The publishing business appears to be evolving at light-speed. But some things NEVER change.
I’ve been grousing on Facebook about readers who willingly shell out $3 for a single cup of coffee but refuse to pay more than a buck for a novel. Case study: Darcie Chan has sold more than 400,000 copies of THE MILL RIVER RECLUSE, her first novel, after self-publishing it as an e-book. But because she has priced it at 99 cents, she has netted “only” about $130,000.
To stimulate sales, “cutting the retail price to 99 cents from an initial $2.99 was critical,” reported THE WEEK magazine of December 23, 2011.
Three dollars was an entirely reasonable price to charge for a 300-page novel. A bargain, in fact. But sales didn’t really take off until Darcie lowered the price to a buck—practically giving it away.
Another writer who found market forces arrayed against him was Lewis Carroll. In his Preface to the 1896 Edition of Through the Looking-Glass and What Alice Found There, Carroll wrote:
“I take this opportunity of announcing that the Nursery ‘Alice,’ hitherto priced at four shillings, net, is now to be had on the same terms as the ordinary shilling picture-books—although I feel sure that it is, in every quality (except the text itself, in which I am not qualified to pronounce), greatly superior to them. Four shillings was a perfectly reasonable price to charge, considering the very heavy initial outlay I had incurred; still, as the Public have practically said, ‘We will not give more than a shilling for a picture-book, however artistically got-up,’ I am content to reckon my outlay on the book as so much dead loss, and, rather than let the little ones, for whom it was written, go without it, I am selling it at a price which is, to me, much the same thing as giving it away.”—Lewis Carroll, Christmas 1896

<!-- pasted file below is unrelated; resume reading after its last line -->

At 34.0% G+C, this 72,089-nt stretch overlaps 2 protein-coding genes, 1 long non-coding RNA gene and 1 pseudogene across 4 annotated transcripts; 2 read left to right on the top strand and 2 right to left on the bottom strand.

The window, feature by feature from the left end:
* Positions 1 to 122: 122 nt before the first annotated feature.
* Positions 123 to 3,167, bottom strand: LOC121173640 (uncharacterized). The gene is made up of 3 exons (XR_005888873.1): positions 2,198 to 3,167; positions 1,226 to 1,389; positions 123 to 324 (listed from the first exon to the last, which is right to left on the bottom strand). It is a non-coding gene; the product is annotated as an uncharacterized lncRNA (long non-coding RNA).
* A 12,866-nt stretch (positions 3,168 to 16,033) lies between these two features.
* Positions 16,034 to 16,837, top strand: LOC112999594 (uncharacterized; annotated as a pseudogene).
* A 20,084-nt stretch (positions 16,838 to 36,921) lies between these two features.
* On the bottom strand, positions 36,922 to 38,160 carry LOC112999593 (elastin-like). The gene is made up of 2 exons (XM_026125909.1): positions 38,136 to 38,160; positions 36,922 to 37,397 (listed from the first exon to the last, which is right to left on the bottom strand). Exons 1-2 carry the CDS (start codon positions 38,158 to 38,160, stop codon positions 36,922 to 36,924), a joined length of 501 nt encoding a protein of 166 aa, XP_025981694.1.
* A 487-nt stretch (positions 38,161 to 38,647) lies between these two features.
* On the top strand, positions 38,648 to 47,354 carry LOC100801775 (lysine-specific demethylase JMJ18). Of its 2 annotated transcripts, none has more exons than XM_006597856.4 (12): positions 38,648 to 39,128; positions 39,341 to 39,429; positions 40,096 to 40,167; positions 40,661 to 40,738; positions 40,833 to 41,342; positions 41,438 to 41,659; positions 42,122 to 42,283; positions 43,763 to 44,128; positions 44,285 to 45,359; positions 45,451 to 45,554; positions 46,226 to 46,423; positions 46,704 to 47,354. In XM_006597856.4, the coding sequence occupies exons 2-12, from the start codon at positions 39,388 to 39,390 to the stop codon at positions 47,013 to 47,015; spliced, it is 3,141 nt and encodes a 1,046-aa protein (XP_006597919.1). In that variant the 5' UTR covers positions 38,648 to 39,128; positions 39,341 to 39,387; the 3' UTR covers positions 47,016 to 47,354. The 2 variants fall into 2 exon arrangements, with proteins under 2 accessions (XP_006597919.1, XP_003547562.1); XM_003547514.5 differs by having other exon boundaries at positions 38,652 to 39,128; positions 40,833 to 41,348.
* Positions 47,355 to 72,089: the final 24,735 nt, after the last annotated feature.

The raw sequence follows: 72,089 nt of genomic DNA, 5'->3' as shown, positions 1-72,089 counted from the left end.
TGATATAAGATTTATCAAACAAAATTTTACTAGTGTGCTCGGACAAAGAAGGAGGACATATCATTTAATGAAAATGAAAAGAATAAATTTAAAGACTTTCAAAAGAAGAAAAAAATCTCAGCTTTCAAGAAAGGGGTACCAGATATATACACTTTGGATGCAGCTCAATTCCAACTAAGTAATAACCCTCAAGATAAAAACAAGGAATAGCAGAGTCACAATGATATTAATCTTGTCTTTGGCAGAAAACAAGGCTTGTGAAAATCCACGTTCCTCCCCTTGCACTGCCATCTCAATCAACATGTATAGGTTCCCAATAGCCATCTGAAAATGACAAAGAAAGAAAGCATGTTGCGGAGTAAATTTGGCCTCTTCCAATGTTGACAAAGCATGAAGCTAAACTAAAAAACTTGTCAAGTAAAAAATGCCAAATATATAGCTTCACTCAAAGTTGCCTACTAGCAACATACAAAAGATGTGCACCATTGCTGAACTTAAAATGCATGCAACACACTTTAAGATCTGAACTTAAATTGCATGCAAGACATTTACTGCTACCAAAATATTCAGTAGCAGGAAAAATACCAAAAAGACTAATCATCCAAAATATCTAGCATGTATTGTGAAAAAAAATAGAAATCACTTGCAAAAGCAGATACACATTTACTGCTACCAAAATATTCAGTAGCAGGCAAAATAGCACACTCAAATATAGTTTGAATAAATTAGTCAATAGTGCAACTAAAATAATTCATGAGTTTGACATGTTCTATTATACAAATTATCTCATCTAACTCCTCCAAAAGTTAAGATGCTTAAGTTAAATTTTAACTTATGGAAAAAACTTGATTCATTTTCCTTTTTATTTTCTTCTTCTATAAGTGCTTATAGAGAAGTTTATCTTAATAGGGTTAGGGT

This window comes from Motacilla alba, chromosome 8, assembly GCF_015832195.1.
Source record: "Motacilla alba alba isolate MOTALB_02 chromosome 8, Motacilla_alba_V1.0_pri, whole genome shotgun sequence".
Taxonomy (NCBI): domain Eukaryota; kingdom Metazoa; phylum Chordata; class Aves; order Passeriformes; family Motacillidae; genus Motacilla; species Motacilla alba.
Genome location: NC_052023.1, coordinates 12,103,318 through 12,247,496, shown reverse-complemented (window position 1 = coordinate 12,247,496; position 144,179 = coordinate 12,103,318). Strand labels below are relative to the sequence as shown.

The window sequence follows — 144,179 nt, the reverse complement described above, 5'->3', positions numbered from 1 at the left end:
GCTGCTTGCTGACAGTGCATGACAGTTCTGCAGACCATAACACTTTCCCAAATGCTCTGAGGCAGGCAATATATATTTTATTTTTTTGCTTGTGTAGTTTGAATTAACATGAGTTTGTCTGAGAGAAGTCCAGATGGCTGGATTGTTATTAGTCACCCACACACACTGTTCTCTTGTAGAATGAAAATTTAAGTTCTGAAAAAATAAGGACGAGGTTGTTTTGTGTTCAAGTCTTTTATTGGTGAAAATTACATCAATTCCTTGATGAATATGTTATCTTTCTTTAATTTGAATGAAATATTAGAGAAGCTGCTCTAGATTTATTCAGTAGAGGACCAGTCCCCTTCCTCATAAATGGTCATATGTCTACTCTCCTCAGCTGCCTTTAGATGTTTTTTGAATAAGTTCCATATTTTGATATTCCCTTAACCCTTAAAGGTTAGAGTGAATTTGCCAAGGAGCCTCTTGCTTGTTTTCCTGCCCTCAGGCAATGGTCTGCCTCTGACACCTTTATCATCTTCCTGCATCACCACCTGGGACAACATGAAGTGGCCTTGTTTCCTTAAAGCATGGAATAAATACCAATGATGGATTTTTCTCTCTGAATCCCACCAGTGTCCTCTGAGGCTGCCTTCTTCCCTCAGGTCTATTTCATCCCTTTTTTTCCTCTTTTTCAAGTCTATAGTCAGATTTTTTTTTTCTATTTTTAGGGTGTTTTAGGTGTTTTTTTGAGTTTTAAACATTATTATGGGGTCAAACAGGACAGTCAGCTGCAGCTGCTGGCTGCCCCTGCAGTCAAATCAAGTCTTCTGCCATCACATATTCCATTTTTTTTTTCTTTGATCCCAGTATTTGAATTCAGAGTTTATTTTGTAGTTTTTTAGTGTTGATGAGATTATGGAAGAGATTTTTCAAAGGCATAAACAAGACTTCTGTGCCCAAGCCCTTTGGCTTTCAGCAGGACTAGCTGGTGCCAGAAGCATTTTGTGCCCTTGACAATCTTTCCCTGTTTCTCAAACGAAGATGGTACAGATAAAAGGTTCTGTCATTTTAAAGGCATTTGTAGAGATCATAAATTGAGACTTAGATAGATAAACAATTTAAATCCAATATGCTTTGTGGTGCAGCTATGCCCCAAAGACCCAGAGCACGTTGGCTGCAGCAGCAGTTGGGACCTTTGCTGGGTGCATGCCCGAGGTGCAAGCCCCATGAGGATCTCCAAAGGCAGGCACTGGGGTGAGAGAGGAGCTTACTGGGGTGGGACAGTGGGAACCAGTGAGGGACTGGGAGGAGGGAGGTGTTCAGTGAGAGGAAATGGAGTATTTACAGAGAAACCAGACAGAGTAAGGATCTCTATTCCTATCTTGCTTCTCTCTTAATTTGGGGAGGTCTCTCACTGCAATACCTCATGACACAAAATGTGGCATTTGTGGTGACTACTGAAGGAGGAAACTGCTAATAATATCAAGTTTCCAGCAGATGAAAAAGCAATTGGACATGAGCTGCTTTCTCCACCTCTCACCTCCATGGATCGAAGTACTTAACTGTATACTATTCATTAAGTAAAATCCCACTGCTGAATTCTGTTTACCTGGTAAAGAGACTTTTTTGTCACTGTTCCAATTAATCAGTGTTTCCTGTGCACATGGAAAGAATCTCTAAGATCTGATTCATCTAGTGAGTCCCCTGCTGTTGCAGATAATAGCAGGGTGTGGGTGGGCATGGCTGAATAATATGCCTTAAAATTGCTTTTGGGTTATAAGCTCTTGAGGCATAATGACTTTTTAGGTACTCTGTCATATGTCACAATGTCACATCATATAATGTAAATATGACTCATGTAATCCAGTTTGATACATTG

In this regard, at least, NOTHING has changed in the book business. Writers and “the Public” can't seem to agree on the true value of our work.
I’m standing my ground for now, keeping the price of my WATERSPELL e-books at $2.99 each — which is a perfectly reasonable price to charge, considering my heavy investment of time and energy, and the cash I've laid out to get to this point. But as Darcie Chan said in an interview: “I did that [cut the price of her book] to encourage people to give it a chance. I saw it as an investment in my future as a writer.”
Is this what the future holds? Dollar books?
THE MUSIC BUSINESS DID THIS
If publishing is meant to use the music business as a model, then we need to be comparing apples with apples, not with oranges. A single tune can be bought for $1. The fan who wants the whole “album” or CD will thus pay $10 to download 10 songs.
The analogous approach for books, therefore, would be 99 cents per chapter. That would set the price of my 22-chapter, 400-page novels at about $21.75 — a list price that was once considered perfectly reasonable for long, complex, literary novels.
Of course I wouldn’t dream of charging that much for an e-book. But is $2.99 also too much, in the eyes of today’s bargain-hunting reader?
I shouldn’t think so. A novel, after all, lasts a lot longer than a three-minute song … or a $3 cup of coffee.